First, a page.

Pulmonary hypoplasia is a devastating complication of preterm delivery that is responsible for over 70% of the cases of perinatal mortality. Replacement of damaged cells with healthy cells that would participate in physiological processes and respond to local signaling cues is a therapeutic ideal that may be achievable using stem cell-based therapy. Embryonic stem (ES) cells show tremendous promise as a source of healthy cells. Indeed, we have shown that murine ES cells can be differentiated into specialized surfactant-producing alveolar type II pneumocytes that distribute in the lung parenchyma when implanted into preterm mice. However, the fundamental obstacle of immune rejection precludes long-term engraftment of these cells and impedes translation to clinical therapy. Clearly, new methods to alter the host's detection of the graft or induce graft tolerance are critical to advance of this potentially transformative therapeutic option. We have a longstanding interest in CD13, a multifunctional cell surface peptidase expressed on many cell types where it influences cell adhesion, migration, antigen presentation and endocytosis. Pertinent to this proposal, CD13 is also found on adult and embryonic stem cells. During the course of characterizing CD13KO mES cells, we observed that while cells of both genotypes grew equally well when subcutaneously injected as teratomas into immune-compromised mice, CD13KO ES showed markedly enhanced growth and differentiation in immune competent animals. These CD13KO teratomas contained fewer immune cells, suggesting that the absence of CD13 on the ES cells allowed the transplanted cells to evade immune detection. To confirm this notion, we performed skin transplants between gender-mismatched WT and CD13KO animals. Remarkably, the CD13KO grafts survived for greater than 100 days in both WT and CD13KO hosts while WT grafts were readily rejected, supporting our observations in the teratoma model. Furthermore, at 7d post-transplant the architecture of the skin in WT grafts was clearly disrupted with numerous graft-infiltrating immune cells, while the CD13KO grafts retained a more normal architecture with fewer infiltrating cells. While the hematopoietic profiles of nav CD13KO mice are normal, 18 there are fewer infiltrating T cell, macrophage populations and significantly reduced numbers of degranulated mast cells in gender-mismatched CD13KO grafts when compared to WT, consistent with WT grafts triggering a stronger immune response? Importantly, treatment of WT mice with a blocking anti-CD13 monoclonal antibody significantly enhanced the survival of mismatched WT grafts when compared to vehicle alone and treatment withdrawal led to graft rejection, implying that CD13 influences immune detection rather than tolerance induction. Taken together, our studies identify CD13 as a potential target for modulation of transplant immunity. We hypothesize that the absence of CD13 in donor cells allows them to escape immune detection and subsequent rejection, thus prolonging survival.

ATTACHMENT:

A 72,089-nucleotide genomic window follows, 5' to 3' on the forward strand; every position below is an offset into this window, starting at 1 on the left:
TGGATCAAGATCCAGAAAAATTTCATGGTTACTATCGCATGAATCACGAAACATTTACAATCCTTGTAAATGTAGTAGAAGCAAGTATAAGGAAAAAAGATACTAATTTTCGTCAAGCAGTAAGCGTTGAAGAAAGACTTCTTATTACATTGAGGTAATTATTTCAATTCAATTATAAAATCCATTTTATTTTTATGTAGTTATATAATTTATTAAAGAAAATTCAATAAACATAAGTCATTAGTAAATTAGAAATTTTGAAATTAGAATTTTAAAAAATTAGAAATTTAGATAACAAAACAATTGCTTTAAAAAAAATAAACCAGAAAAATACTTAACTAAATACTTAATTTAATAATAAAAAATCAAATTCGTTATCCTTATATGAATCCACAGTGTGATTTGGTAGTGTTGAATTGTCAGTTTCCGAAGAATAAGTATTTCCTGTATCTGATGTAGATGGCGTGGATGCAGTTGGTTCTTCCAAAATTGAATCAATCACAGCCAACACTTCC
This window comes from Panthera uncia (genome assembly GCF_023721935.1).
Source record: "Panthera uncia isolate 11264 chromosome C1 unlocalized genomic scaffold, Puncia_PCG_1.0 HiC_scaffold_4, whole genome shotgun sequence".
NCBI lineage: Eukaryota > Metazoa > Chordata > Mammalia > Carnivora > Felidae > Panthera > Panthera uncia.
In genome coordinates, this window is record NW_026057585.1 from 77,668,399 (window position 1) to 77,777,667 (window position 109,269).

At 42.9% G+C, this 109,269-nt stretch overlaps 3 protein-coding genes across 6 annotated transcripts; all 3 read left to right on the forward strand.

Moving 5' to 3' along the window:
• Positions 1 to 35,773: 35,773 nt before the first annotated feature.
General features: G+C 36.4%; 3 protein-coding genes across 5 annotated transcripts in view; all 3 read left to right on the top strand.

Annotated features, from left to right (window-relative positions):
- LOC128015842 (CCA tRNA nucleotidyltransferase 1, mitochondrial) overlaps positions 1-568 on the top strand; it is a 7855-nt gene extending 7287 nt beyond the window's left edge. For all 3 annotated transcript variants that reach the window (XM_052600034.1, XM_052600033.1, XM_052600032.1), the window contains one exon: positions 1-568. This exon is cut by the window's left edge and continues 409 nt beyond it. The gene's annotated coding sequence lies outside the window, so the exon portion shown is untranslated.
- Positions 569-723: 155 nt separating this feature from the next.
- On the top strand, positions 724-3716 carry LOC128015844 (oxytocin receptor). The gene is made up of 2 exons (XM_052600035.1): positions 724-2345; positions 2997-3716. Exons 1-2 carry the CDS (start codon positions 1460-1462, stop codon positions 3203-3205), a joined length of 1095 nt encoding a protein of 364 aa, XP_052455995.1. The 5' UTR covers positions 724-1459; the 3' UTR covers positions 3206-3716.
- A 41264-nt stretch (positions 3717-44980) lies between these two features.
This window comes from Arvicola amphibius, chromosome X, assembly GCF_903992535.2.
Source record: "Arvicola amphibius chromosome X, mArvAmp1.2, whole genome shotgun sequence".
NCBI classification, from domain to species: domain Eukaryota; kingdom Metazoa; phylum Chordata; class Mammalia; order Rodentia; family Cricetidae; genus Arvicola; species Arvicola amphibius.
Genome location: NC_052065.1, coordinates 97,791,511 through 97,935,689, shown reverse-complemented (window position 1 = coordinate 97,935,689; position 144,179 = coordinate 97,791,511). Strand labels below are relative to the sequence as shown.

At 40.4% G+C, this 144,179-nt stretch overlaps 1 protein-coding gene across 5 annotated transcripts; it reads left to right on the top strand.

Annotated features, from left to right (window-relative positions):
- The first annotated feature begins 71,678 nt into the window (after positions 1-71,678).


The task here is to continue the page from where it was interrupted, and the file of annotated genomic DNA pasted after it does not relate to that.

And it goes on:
Public Health Relevance

In the course of studies to characterize CD13 contribution to stem cells, we found CD13 is a potential target for modulation of transplant immunity where grafts lacking CD13 survive indefinitely. We hypothesize that the absence of CD13 in donor cells allows them to escape immune detection and subsequent rejection, thus prolonging survival. This work will explore the mechanisms of immune invasion as well as the utility of CD13KO ES cells as a source of transplanted tissue.

National Institute of Health (NIH)
National Heart, Lung, and Blood Institute (NHLBI)
Research Project (R01)
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Special Emphasis Panel (ZRG1)
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Lin, Sara
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University of Connecticut
Schools of Medicine
United States
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